“Precious Georgie” and his twin brother Theodore were born in 1863, to renowned Presbyterian minister Theodore Ledyard Cuyler. Georgie died suddenly from scarlet fever when he was five years old. Clearly the family was heartbroken, so much so that his father went on to write a book about the experience, entitled “The Empty Crib, A Memorial of Little Georgie”. It concludes with this passage:
I close this love-tribute to my boy, in the very room whence his spirit took wing for heaven. The pillow in the crib is all smooth and undisturbed to-day. A picture of Jesus blessing little children hangs before me on the wall. Every shelf in yonder closet is filled with his keepsakes; and on the nail hangs his little velvet cap. As I look at all the playthings, and at the precious little slate on which he tried to mark, with feeble hand, on his dying day, I cannot believe that he is dead. He must be somewhere in my dwelling yet.
I actually got sucked in to reading this book online, and practically read the entire thing. It’s genuinely sad and heart-felt, particularly the part about his brother Theo coping with his twin’s death. You really feel for the Cuylers.
The sides of the monument are inscribed with the story of his last exchange with his mother before dying:
He look up at his mother and whispered, “Does Jesus love me? What will He say when he first sees me?” All through that April Sabbath with head on the mother’s breast the sweet child murmured of Jesus ’till the sun was low in the west. Then the door of Heaven opened that had been ajar all day. And our darling alone could answer what will Jesus say.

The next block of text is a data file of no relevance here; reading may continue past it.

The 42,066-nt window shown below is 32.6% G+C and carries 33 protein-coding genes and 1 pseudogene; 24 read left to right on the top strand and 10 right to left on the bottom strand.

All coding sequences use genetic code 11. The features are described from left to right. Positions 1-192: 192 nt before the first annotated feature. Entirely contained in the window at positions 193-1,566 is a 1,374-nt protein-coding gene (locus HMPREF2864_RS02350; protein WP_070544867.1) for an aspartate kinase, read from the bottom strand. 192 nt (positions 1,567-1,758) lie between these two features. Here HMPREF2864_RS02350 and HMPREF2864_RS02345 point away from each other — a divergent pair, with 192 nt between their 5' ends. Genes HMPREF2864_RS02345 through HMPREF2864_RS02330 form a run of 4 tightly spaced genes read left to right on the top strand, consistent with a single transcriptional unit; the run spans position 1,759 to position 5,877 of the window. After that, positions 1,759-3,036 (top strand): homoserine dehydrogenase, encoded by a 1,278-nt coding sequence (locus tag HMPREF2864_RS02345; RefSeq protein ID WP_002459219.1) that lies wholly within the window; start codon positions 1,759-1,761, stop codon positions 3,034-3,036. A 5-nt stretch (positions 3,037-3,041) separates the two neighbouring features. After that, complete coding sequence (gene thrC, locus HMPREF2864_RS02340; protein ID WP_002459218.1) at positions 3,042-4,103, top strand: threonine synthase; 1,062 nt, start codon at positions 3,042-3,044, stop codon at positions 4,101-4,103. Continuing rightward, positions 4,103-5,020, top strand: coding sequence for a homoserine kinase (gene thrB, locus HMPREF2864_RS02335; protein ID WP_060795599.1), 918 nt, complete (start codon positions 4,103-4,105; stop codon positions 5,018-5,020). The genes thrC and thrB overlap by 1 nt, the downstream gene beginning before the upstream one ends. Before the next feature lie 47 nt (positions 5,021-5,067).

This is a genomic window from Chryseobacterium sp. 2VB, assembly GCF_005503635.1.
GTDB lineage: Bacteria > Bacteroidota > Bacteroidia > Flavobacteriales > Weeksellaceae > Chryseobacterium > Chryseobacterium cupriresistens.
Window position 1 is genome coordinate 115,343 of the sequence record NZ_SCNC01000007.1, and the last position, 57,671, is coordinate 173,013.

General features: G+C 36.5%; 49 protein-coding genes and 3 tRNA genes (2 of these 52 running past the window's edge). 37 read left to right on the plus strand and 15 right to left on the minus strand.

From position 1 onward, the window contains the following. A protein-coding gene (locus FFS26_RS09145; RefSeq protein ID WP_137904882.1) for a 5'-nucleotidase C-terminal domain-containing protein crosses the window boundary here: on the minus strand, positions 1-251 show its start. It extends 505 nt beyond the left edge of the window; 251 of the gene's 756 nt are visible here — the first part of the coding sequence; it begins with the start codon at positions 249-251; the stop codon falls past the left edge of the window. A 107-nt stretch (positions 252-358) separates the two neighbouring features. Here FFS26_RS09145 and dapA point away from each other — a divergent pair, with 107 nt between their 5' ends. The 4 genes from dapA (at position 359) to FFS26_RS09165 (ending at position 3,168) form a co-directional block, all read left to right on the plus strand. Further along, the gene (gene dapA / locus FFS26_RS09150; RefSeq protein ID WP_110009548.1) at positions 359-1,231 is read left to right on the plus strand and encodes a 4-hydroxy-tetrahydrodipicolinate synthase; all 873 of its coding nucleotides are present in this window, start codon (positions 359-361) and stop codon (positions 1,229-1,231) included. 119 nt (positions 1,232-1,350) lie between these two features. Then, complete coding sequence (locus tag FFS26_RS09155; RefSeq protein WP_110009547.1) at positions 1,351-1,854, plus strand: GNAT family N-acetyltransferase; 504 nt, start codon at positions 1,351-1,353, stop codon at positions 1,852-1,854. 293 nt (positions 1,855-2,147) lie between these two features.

It is worth noting that this beautiful portrait was created by sculptor Charles Calverley (1833-1914), who is responsible for a number of beautiful monuments throughout Green-Wood. (I’ll have to keep an eye out for more of his work.)
Georgie’s father Theodore Ledyard Cuyler (1822-1909) was a prominent religious figure in the 1800’s. On top of writing several books, he founded the Lafayette Avenue Presbyterian Church here in Brooklyn, which boasted the largest Presbyterian congregation in the country. He also lead The New York Anti-Suffrage Association (no fun), and was a staunch proponent of the temperance movement (really no fun).
On a side note, there are two other small markers nearby for an infant son born to the Cuylers on December 25th, 1873, who only lived for about 10 days; one of the stones simply reads, “Our Christmas Gift”.